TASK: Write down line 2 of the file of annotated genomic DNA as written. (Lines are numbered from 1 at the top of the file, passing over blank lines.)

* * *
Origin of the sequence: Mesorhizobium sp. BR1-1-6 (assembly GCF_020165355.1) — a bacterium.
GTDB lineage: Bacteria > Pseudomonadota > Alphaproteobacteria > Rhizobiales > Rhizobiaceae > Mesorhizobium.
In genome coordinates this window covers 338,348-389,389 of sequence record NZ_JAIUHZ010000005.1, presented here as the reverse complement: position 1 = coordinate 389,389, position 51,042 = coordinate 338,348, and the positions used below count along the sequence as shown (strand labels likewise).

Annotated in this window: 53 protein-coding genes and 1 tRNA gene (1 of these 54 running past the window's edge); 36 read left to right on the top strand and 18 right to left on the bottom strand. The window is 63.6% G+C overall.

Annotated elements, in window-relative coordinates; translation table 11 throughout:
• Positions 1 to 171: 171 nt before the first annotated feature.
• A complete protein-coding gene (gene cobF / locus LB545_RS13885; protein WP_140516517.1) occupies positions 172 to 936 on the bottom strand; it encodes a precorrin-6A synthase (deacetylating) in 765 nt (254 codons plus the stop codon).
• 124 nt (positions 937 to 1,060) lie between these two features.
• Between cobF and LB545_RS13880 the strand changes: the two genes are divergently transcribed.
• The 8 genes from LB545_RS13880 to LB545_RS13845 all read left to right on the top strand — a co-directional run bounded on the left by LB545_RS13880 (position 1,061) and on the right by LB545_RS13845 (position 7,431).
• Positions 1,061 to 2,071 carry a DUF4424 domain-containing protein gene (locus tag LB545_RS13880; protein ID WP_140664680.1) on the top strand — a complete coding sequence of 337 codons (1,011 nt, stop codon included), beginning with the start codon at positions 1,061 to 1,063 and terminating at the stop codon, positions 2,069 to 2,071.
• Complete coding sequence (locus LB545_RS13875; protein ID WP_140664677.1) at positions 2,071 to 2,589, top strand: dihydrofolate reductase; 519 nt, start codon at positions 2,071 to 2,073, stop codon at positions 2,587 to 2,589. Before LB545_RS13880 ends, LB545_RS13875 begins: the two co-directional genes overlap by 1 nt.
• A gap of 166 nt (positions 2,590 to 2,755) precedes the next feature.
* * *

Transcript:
GTDB lineage: Bacteria > Pseudomonadota > Alphaproteobacteria > Rhizobiales > Rhizobiaceae > Mesorhizobium.